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Int J Legal Med. 2014 Jan;128(1):33-41. doi: 10.1007/s00414-013-0918-4. Epub 2013 Sep 20.

Body fluid identification by integrated analysis of DNA methylation and body fluid-specific microbial DNA.

Author information

1
Department of Forensic Medicine and Brain Korea 21 Project for Medical Science, Yonsei University College of Medicine, 50 Yonsei-ro, Seodaemun-gu, Seoul, 120-752, South Korea.

Abstract

Identification of body fluids found at crime scenes provides important information that can support a link between sample donors and actual criminal acts. Previous studies have reported that DNA methylation analysis at several tissue-specific differentially methylated regions (tDMRs) enables successful identification of semen, and the detection of certain bacterial DNA can allow for identification of saliva and vaginal fluid. In the present study, a method for detecting bacterial DNA was integrated into a previously reported multiplex methylation-sensitive restriction enzyme-polymerase chain reaction. The developed multiplex PCR was modified by the addition of a new semen-specific marker and by including amplicons for the 16S ribosomal RNA gene of saliva- and vaginal fluid-specific bacteria to improve the efficacy to detect a specific type of body fluid. Using the developed multiplex system, semen was distinguishable by unmethylation at the USP49, DACT1, and PFN3 tDMRs and by hypermethylation at L81528, and saliva could be identified by detection of saliva-specific bacteria, Veillonella atypica and/or Streptococcus salivarius. Additionally, vaginal fluid and menstrual blood were differentiated from other body fluids by hypomethylation at the PFN3 tDMR and the presence of vaginal fluid-specific bacteria, Lactobacillus crispatus and/or Lactobacillus gasseri. Because the developed multiplex system uses the same biological source of DNA for individual identification profiling and simultaneously analyses various types of body fluid in one PCR reaction, this method will facilitate more efficient body fluid identification in forensic casework.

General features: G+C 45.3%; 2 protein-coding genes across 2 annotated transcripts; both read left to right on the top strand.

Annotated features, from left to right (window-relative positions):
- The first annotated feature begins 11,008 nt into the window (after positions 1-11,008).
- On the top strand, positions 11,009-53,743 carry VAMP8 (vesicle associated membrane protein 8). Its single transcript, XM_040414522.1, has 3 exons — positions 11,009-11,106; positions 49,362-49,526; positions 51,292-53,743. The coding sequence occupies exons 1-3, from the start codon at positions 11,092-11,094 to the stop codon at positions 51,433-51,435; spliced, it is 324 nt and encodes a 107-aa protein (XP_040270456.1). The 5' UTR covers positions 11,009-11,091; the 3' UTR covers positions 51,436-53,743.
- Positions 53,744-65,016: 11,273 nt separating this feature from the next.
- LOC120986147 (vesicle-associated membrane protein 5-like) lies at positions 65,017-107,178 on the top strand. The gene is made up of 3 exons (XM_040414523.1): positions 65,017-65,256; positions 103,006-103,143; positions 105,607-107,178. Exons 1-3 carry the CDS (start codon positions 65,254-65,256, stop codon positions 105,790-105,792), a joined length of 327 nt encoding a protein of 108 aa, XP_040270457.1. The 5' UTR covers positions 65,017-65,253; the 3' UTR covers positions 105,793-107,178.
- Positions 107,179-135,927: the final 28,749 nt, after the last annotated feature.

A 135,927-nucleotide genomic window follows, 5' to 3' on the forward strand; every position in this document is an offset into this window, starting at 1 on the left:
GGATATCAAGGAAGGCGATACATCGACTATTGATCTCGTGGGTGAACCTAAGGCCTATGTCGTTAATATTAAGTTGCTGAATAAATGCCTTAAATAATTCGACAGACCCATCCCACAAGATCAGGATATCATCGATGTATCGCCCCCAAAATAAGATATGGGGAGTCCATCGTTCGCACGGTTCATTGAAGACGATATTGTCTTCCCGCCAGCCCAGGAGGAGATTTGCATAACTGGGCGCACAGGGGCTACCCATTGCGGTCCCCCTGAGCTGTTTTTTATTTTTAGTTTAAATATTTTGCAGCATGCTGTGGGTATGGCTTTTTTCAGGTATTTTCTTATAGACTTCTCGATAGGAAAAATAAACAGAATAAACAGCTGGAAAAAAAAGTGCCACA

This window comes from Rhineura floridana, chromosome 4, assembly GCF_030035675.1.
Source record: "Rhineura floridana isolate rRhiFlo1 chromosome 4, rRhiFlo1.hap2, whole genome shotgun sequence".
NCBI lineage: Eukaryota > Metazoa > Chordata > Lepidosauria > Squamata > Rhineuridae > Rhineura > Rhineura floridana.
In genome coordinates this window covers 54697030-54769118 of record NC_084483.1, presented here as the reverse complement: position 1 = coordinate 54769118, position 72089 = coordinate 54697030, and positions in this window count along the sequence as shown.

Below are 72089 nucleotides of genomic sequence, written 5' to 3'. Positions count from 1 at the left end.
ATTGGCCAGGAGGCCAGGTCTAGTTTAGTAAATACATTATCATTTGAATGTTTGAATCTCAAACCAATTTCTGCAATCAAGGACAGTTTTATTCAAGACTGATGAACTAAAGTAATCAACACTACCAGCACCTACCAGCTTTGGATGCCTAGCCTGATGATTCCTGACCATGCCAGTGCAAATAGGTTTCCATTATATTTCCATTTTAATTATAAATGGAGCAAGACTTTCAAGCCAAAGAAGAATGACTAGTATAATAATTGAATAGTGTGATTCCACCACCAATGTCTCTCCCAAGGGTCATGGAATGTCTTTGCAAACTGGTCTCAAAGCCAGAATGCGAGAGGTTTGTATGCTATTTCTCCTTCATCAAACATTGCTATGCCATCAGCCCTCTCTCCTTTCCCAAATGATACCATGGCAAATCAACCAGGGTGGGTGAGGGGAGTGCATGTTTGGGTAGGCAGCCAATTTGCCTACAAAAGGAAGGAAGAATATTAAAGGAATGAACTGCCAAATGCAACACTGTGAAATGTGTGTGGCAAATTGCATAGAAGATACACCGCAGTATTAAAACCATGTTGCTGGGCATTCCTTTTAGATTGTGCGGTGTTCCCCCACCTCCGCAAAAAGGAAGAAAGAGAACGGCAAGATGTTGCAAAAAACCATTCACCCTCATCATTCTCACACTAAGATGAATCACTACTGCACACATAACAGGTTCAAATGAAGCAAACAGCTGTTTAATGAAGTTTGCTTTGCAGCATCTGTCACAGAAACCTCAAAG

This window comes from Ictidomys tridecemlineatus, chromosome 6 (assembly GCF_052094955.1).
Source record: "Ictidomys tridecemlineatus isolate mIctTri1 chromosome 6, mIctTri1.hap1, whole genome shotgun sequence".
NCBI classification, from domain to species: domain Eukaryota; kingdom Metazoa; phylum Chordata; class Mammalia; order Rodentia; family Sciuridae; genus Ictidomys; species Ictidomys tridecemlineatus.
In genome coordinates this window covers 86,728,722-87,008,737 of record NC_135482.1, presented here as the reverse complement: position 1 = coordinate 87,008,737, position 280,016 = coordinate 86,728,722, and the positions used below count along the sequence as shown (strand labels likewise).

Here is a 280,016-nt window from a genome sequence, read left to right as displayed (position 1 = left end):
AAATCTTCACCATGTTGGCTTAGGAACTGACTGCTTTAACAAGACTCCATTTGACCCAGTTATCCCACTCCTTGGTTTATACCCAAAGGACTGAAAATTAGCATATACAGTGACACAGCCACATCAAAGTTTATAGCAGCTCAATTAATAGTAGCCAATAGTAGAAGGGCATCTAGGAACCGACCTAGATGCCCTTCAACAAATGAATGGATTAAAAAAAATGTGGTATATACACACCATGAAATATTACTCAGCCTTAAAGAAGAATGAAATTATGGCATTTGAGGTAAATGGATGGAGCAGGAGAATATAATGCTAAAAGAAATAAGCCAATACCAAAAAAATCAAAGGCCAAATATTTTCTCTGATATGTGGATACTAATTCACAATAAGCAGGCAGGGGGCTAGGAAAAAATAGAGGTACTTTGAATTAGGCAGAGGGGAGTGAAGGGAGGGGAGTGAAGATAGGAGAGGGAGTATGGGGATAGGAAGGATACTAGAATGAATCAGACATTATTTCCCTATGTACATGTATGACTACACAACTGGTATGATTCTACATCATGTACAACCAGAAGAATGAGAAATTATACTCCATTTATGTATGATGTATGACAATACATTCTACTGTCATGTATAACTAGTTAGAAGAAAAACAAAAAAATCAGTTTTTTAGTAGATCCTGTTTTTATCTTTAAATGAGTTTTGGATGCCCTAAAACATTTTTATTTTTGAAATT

PMID:
24052059
DOI:
10.1007/s00414-013-0918-4
[Indexed for MEDLINE]

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